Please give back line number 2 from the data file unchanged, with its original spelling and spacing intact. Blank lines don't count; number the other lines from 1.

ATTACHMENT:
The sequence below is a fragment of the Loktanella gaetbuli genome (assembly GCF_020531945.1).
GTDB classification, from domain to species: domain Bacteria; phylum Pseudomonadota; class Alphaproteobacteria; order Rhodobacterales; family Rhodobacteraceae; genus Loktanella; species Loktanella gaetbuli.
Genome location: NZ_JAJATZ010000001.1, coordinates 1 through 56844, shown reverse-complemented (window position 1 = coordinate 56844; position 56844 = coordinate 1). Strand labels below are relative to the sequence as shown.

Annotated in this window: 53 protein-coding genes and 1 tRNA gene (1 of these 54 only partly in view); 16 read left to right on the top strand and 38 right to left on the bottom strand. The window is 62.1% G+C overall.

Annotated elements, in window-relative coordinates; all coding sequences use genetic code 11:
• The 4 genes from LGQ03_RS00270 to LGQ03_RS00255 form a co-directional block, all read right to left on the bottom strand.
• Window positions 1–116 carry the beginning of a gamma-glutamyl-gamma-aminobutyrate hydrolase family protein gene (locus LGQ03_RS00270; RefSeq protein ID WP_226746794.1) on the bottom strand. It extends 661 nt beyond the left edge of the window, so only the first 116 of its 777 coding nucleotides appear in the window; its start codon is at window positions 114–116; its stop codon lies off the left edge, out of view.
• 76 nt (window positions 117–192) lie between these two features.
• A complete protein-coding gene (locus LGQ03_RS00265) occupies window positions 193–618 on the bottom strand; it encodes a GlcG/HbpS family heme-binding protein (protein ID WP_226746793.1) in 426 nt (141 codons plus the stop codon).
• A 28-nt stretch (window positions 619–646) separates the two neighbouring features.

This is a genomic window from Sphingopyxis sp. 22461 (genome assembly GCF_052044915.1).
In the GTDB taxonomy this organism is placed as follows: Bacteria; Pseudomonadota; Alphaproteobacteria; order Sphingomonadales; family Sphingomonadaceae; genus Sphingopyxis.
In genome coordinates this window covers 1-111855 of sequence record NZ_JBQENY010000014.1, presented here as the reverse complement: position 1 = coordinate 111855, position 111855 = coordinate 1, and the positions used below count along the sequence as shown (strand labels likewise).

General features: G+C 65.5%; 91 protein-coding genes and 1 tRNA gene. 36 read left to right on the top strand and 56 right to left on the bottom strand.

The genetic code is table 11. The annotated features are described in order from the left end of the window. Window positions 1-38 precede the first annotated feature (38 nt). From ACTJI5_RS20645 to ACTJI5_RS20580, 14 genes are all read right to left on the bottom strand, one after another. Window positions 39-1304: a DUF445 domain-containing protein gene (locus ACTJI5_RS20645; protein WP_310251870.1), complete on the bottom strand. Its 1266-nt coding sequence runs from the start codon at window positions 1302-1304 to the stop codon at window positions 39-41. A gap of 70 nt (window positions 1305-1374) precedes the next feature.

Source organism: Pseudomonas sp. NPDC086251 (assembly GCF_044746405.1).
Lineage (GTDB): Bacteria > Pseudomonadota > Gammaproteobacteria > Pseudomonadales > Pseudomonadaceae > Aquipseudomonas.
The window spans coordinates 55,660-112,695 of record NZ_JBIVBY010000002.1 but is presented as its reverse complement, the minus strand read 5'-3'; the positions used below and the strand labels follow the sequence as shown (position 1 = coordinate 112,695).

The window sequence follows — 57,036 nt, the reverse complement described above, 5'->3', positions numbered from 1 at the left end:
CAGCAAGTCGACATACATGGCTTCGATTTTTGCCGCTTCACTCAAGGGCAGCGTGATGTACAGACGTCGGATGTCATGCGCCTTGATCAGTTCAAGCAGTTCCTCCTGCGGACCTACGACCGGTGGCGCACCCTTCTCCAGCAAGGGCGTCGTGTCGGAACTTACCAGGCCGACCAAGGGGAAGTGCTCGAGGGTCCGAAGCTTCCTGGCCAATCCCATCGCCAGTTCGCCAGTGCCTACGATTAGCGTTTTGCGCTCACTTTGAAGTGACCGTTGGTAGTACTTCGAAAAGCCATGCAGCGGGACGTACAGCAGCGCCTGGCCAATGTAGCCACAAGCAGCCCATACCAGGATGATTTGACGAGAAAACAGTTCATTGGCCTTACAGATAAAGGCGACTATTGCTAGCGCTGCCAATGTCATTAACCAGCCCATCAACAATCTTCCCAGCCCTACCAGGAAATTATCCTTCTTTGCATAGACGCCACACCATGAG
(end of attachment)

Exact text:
GTDB classification, from domain to species: domain Bacteria; phylum Pseudomonadota; class Alphaproteobacteria; order Rhodobacterales; family Rhodobacteraceae; genus Loktanella; species Loktanella gaetbuli.